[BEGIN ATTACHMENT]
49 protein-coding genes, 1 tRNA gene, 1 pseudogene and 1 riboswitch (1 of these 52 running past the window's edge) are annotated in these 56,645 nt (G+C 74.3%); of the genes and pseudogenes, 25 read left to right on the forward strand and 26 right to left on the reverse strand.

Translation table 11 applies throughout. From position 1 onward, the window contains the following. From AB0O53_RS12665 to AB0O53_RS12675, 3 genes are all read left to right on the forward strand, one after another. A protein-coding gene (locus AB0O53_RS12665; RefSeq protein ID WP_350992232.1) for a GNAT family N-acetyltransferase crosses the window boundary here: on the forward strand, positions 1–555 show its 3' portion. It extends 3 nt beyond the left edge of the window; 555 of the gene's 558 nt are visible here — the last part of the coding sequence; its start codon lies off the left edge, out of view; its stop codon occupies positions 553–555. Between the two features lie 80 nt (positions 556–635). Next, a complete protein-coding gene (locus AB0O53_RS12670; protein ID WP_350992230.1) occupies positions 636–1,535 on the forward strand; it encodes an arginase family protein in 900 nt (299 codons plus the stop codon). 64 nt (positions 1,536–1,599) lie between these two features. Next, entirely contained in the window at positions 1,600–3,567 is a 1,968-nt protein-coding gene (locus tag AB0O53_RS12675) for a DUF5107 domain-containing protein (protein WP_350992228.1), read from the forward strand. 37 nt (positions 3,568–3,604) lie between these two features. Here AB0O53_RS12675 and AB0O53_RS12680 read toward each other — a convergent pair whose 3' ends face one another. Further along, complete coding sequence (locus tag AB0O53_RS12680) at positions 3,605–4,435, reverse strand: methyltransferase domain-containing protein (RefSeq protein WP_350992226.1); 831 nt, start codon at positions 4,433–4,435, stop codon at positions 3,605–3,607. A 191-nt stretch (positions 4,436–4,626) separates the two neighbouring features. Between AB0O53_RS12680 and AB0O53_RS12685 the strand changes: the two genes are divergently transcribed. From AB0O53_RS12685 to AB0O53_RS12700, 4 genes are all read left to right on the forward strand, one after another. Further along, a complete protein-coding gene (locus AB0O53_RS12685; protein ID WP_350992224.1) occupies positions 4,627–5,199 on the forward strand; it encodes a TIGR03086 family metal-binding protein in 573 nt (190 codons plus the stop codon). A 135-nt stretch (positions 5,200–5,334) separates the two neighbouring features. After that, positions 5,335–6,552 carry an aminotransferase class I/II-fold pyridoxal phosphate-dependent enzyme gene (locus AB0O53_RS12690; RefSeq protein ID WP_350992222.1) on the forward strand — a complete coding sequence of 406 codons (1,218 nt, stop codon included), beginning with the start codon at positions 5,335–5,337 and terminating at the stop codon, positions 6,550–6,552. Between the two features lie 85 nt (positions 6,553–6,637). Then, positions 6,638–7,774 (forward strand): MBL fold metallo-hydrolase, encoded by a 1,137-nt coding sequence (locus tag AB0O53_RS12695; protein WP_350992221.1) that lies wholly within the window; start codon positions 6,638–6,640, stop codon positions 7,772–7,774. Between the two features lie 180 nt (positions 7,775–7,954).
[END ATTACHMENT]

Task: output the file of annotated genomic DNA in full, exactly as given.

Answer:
49 protein-coding genes, 1 tRNA gene, 1 pseudogene and 1 riboswitch (1 of these 52 running past the window's edge) are annotated in these 56,645 nt (G+C 74.3%); of the genes and pseudogenes, 25 read left to right on the forward strand and 26 right to left on the reverse strand.

Translation table 11 applies throughout. From position 1 onward, the window contains the following. From AB0O53_RS12665 to AB0O53_RS12675, 3 genes are all read left to right on the forward strand, one after another. A protein-coding gene (locus AB0O53_RS12665; RefSeq protein ID WP_350992232.1) for a GNAT family N-acetyltransferase crosses the window boundary here: on the forward strand, positions 1–555 show its 3' portion. It extends 3 nt beyond the left edge of the window; 555 of the gene's 558 nt are visible here — the last part of the coding sequence; its start codon lies off the left edge, out of view; its stop codon occupies positions 553–555. Between the two features lie 80 nt (positions 556–635). Next, a complete protein-coding gene (locus AB0O53_RS12670; protein ID WP_350992230.1) occupies positions 636–1,535 on the forward strand; it encodes an arginase family protein in 900 nt (299 codons plus the stop codon). 64 nt (positions 1,536–1,599) lie between these two features. Next, entirely contained in the window at positions 1,600–3,567 is a 1,968-nt protein-coding gene (locus tag AB0O53_RS12675) for a DUF5107 domain-containing protein (protein WP_350992228.1), read from the forward strand. 37 nt (positions 3,568–3,604) lie between these two features. Here AB0O53_RS12675 and AB0O53_RS12680 read toward each other — a convergent pair whose 3' ends face one another. Further along, complete coding sequence (locus tag AB0O53_RS12680) at positions 3,605–4,435, reverse strand: methyltransferase domain-containing protein (RefSeq protein WP_350992226.1); 831 nt, start codon at positions 4,433–4,435, stop codon at positions 3,605–3,607. A 191-nt stretch (positions 4,436–4,626) separates the two neighbouring features. Between AB0O53_RS12680 and AB0O53_RS12685 the strand changes: the two genes are divergently transcribed. From AB0O53_RS12685 to AB0O53_RS12700, 4 genes are all read left to right on the forward strand, one after another. Further along, a complete protein-coding gene (locus AB0O53_RS12685; protein ID WP_350992224.1) occupies positions 4,627–5,199 on the forward strand; it encodes a TIGR03086 family metal-binding protein in 573 nt (190 codons plus the stop codon). A 135-nt stretch (positions 5,200–5,334) separates the two neighbouring features. After that, positions 5,335–6,552 carry an aminotransferase class I/II-fold pyridoxal phosphate-dependent enzyme gene (locus AB0O53_RS12690; RefSeq protein ID WP_350992222.1) on the forward strand — a complete coding sequence of 406 codons (1,218 nt, stop codon included), beginning with the start codon at positions 5,335–5,337 and terminating at the stop codon, positions 6,550–6,552. Between the two features lie 85 nt (positions 6,553–6,637). Then, positions 6,638–7,774 (forward strand): MBL fold metallo-hydrolase, encoded by a 1,137-nt coding sequence (locus tag AB0O53_RS12695; protein WP_350992221.1) that lies wholly within the window; start codon positions 6,638–6,640, stop codon positions 7,772–7,774. Between the two features lie 180 nt (positions 7,775–7,954).